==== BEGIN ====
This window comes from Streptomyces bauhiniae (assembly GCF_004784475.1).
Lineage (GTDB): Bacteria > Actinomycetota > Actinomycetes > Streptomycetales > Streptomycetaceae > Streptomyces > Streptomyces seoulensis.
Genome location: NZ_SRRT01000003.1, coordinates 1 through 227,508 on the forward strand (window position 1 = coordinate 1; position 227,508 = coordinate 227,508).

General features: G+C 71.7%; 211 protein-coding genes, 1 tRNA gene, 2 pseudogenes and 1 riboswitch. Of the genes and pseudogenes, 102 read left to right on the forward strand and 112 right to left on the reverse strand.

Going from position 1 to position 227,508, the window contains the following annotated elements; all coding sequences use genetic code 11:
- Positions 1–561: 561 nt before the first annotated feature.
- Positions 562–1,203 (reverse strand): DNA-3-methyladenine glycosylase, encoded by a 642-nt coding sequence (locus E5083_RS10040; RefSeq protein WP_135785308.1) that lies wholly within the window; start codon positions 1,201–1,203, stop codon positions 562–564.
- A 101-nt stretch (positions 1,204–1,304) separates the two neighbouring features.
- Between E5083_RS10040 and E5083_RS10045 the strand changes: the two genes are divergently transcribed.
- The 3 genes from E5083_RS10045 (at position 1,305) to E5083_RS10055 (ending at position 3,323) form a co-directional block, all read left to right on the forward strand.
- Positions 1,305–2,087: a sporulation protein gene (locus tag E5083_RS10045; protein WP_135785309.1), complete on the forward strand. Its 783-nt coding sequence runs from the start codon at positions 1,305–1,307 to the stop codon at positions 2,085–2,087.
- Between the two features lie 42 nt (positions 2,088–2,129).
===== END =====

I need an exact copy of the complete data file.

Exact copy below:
This window comes from Streptomyces bauhiniae (assembly GCF_004784475.1).
Lineage (GTDB): Bacteria > Actinomycetota > Actinomycetes > Streptomycetales > Streptomycetaceae > Streptomyces > Streptomyces seoulensis.
Genome location: NZ_SRRT01000003.1, coordinates 1 through 227,508 on the forward strand (window position 1 = coordinate 1; position 227,508 = coordinate 227,508).

General features: G+C 71.7%; 211 protein-coding genes, 1 tRNA gene, 2 pseudogenes and 1 riboswitch. Of the genes and pseudogenes, 102 read left to right on the forward strand and 112 right to left on the reverse strand.

Going from position 1 to position 227,508, the window contains the following annotated elements; all coding sequences use genetic code 11:
- Positions 1–561: 561 nt before the first annotated feature.
- Positions 562–1,203 (reverse strand): DNA-3-methyladenine glycosylase, encoded by a 642-nt coding sequence (locus E5083_RS10040; RefSeq protein WP_135785308.1) that lies wholly within the window; start codon positions 1,201–1,203, stop codon positions 562–564.
- A 101-nt stretch (positions 1,204–1,304) separates the two neighbouring features.
- Between E5083_RS10040 and E5083_RS10045 the strand changes: the two genes are divergently transcribed.
- The 3 genes from E5083_RS10045 (at position 1,305) to E5083_RS10055 (ending at position 3,323) form a co-directional block, all read left to right on the forward strand.
- Positions 1,305–2,087: a sporulation protein gene (locus tag E5083_RS10045; protein WP_135785309.1), complete on the forward strand. Its 783-nt coding sequence runs from the start codon at positions 1,305–1,307 to the stop codon at positions 2,085–2,087.
- Between the two features lie 42 nt (positions 2,088–2,129).